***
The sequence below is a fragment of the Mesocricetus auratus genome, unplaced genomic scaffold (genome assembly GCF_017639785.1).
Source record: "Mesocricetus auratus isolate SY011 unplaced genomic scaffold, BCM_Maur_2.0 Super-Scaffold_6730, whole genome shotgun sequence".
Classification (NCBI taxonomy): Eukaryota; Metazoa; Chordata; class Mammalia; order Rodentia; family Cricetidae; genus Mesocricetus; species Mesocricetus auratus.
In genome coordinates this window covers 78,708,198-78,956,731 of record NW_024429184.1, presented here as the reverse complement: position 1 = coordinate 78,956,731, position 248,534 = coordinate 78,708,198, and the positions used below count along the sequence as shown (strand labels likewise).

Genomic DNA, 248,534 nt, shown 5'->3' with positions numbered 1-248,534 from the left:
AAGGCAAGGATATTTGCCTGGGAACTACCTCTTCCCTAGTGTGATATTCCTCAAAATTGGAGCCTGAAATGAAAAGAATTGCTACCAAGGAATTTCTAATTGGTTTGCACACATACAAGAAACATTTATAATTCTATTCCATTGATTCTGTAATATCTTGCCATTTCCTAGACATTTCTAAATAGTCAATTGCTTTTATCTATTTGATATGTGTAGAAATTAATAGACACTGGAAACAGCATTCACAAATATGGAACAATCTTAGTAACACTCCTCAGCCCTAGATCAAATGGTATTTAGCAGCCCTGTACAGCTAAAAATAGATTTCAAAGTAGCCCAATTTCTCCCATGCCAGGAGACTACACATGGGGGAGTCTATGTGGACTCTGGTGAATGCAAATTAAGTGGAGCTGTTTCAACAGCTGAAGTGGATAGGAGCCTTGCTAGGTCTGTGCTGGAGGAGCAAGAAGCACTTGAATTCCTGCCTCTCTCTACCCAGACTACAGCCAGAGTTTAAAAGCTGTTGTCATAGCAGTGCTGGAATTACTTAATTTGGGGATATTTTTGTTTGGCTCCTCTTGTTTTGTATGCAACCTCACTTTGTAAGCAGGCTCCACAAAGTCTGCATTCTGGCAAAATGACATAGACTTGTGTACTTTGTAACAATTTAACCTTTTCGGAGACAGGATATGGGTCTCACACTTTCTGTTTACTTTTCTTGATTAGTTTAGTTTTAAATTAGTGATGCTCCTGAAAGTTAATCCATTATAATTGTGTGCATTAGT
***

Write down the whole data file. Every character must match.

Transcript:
The sequence below is a fragment of the Mesocricetus auratus genome, unplaced genomic scaffold (genome assembly GCF_017639785.1).
Source record: "Mesocricetus auratus isolate SY011 unplaced genomic scaffold, BCM_Maur_2.0 Super-Scaffold_6730, whole genome shotgun sequence".
Classification (NCBI taxonomy): Eukaryota; Metazoa; Chordata; class Mammalia; order Rodentia; family Cricetidae; genus Mesocricetus; species Mesocricetus auratus.
In genome coordinates this window covers 78,708,198-78,956,731 of record NW_024429184.1, presented here as the reverse complement: position 1 = coordinate 78,956,731, position 248,534 = coordinate 78,708,198, and the positions used below count along the sequence as shown (strand labels likewise).

Genomic DNA, 248,534 nt, shown 5'->3' with positions numbered 1-248,534 from the left:
AAGGCAAGGATATTTGCCTGGGAACTACCTCTTCCCTAGTGTGATATTCCTCAAAATTGGAGCCTGAAATGAAAAGAATTGCTACCAAGGAATTTCTAATTGGTTTGCACACATACAAGAAACATTTATAATTCTATTCCATTGATTCTGTAATATCTTGCCATTTCCTAGACATTTCTAAATAGTCAATTGCTTTTATCTATTTGATATGTGTAGAAATTAATAGACACTGGAAACAGCATTCACAAATATGGAACAATCTTAGTAACACTCCTCAGCCCTAGATCAAATGGTATTTAGCAGCCCTGTACAGCTAAAAATAGATTTCAAAGTAGCCCAATTTCTCCCATGCCAGGAGACTACACATGGGGGAGTCTATGTGGACTCTGGTGAATGCAAATTAAGTGGAGCTGTTTCAACAGCTGAAGTGGATAGGAGCCTTGCTAGGTCTGTGCTGGAGGAGCAAGAAGCACTTGAATTCCTGCCTCTCTCTACCCAGACTACAGCCAGAGTTTAAAAGCTGTTGTCATAGCAGTGCTGGAATTACTTAATTTGGGGATATTTTTGTTTGGCTCCTCTTGTTTTGTATGCAACCTCACTTTGTAAGCAGGCTCCACAAAGTCTGCATTCTGGCAAAATGACATAGACTTGTGTACTTTGTAACAATTTAACCTTTTCGGAGACAGGATATGGGTCTCACACTTTCTGTTTACTTTTCTTGATTAGTTTAGTTTTAAATTAGTGATGCTCCTGAAAGTTAATCCATTATAATTGTGTGCATTAGT